A Day Without Immigrants

“I think something happens when you’re called ‘illegal’ for most of your life. There’s no escaping it.”

On February 16, 2017, immigrants nationwide skipped work to demonstrate their value to local businesses, culture, and communities.

In this video essay, we enter the experience of our undocumented neighbor Aline Mello and stand with protesters who call for freedom from fear and hatred in their new home.

Voiceover kindly provided by our close friend Aline Mello.

Camera Operators: Tim Rhodes, Ian North
Soundtrack and Mastering: Tim Rhodes
Edited, Directed, and Produced by Tim Rhodes

Full text:
I think something happens when you’re called “illegal” for most of your life. There’s no escaping it. They’re not saying letting your documents expire or sneaking over the border yeas ago was an illegal act. They’re saying you—when you stand there, when you wake up to go to work in the morning, when you make dinner for your friends, when you go grocery shopping or go to church or go to the gym—you’re illegal. There’s no turning it off.
When I talk about immigration, I’m not being political. I’m being self-aware. I’m not talking about theories. I’m talking about my life. Walking away from this topic isn’t a choice. If I turn away from this issue, from this community, I am turning away from myself and my story.

For some of us, it’s easy to blend in. Especially being Brazilian, we often stay away from Latino communities. But when the campaigns started in 2015 I knew I couldn’t escape anymore. After living in this country for 20 years, I never imagined we’d be going backwards.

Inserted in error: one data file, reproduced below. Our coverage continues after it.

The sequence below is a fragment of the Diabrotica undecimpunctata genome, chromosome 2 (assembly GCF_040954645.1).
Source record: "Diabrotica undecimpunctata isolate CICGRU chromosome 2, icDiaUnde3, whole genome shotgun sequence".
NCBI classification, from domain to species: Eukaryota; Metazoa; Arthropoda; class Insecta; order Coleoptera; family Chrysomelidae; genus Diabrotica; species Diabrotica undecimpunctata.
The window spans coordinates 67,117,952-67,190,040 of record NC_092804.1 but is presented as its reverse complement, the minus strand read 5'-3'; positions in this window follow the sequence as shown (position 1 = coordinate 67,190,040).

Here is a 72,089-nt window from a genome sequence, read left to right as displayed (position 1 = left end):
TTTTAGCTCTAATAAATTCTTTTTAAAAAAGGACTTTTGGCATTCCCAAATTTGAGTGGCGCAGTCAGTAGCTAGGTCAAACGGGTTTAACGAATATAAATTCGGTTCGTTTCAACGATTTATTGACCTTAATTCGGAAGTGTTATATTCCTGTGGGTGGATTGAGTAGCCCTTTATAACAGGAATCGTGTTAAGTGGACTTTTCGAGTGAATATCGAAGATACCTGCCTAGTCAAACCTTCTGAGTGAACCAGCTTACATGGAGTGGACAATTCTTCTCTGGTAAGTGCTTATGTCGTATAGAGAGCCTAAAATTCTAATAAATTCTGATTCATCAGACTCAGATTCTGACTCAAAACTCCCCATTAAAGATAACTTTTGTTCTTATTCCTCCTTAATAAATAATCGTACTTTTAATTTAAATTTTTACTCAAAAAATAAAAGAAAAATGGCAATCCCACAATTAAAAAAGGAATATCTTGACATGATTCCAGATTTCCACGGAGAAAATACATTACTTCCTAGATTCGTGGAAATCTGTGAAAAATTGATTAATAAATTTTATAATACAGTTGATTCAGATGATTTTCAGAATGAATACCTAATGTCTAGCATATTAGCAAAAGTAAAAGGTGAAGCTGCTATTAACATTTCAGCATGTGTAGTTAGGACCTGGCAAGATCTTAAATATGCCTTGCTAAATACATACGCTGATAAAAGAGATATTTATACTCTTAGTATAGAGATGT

We went from being called illegal aliens. To illegal immigrants. To undocumented immigrants. To criminal aliens. It’s disheartening. I’m tired. And I admit I’m not “unafraid” as my peers will sometimes chant. But though exhaustion and fear will sometimes make me take some steps back to recharge and heal, they are not enough to take me out.

It’s work that requires extra listening and extra grace, not just because immigrants come from all over the world and when we are so different from each other, it’s harder to come together. But also because this isn’t just an immigrant struggle we’re supposed to figure out ourselves. It’s an American one. We all need to come together to address it the way we can—voting for the right people who will take immigration reform seriously, speaking up in our own communities, doing whatever we can. If this country wants to keep standing on the principles it claims to have, then we must do the work.